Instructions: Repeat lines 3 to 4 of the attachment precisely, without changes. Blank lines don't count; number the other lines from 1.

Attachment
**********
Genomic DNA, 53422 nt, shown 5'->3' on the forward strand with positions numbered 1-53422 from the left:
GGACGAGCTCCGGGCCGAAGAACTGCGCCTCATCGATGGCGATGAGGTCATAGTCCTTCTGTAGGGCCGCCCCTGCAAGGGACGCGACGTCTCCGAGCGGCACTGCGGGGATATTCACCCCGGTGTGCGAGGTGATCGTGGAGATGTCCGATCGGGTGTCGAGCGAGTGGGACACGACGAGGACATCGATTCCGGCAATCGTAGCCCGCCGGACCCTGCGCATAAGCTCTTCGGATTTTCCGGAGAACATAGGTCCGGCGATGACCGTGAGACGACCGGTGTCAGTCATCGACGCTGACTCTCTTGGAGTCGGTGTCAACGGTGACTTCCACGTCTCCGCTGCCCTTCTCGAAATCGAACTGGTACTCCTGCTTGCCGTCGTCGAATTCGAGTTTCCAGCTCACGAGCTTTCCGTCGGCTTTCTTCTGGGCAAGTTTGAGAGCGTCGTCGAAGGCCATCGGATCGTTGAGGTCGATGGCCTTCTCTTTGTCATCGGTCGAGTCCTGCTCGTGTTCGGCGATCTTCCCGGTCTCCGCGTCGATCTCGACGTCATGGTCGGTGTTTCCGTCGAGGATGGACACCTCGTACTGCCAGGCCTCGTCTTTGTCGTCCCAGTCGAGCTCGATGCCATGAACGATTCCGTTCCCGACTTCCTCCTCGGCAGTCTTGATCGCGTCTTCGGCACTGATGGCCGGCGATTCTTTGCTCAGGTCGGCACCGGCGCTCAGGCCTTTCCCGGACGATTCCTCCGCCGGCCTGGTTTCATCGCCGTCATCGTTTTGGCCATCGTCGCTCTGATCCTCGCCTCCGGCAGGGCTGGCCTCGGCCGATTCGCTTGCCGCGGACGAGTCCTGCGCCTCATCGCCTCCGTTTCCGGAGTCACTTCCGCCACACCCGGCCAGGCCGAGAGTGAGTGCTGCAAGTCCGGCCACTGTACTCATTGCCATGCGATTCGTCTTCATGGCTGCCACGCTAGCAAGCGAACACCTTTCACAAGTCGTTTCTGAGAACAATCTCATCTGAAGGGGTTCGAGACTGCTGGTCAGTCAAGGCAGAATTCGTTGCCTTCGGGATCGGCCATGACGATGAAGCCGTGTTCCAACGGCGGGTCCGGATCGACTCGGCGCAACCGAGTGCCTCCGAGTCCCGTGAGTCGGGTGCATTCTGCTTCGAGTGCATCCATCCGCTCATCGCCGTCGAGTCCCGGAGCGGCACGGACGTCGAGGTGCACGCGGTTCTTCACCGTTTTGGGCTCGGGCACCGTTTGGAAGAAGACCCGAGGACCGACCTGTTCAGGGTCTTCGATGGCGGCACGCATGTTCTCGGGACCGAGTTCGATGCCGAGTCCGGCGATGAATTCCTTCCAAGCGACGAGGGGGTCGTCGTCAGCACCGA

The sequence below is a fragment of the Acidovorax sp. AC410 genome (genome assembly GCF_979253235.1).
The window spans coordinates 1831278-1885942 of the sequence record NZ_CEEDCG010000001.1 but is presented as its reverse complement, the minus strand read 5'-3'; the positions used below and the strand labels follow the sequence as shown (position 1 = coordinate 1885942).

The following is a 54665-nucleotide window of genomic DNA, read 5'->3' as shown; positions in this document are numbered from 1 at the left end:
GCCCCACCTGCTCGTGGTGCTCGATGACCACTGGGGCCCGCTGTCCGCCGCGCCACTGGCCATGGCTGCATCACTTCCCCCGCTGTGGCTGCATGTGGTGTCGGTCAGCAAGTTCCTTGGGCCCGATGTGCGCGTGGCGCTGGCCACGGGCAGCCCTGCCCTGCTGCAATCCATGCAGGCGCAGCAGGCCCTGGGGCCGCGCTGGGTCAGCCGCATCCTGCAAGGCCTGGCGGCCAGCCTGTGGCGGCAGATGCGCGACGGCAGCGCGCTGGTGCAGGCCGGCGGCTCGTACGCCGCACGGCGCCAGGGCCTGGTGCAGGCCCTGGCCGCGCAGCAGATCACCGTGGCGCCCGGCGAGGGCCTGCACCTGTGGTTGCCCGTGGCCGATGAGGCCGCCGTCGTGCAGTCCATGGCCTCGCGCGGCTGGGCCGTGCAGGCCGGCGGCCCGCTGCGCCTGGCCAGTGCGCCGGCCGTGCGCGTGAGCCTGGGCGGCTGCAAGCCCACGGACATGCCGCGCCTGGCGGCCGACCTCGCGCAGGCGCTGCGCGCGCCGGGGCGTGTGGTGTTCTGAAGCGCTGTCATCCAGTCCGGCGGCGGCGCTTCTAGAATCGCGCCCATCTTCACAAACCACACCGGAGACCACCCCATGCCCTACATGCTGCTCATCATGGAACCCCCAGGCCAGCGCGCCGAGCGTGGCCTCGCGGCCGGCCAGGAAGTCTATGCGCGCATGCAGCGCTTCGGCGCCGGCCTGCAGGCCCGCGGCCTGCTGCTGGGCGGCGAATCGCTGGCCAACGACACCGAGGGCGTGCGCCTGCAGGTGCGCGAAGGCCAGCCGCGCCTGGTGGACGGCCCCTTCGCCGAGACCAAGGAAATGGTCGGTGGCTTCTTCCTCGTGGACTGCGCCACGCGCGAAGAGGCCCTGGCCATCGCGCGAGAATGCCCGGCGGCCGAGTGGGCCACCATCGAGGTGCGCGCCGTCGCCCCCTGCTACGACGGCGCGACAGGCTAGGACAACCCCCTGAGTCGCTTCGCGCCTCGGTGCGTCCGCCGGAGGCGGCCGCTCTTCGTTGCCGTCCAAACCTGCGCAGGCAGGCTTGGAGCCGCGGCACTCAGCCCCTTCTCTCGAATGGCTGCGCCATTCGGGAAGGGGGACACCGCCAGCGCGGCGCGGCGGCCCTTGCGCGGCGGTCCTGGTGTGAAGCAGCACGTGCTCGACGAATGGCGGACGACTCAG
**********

The sequence below is a fragment of the Acidovorax sp. AC410 genome (genome assembly GCF_979253235.1).
The window spans coordinates 1831278-1885942 of the sequence record NZ_CEEDCG010000001.1 but is presented as its reverse complement, the minus strand read 5'-3'; the positions used below and the strand labels follow the sequence as shown (position 1 = coordinate 1885942).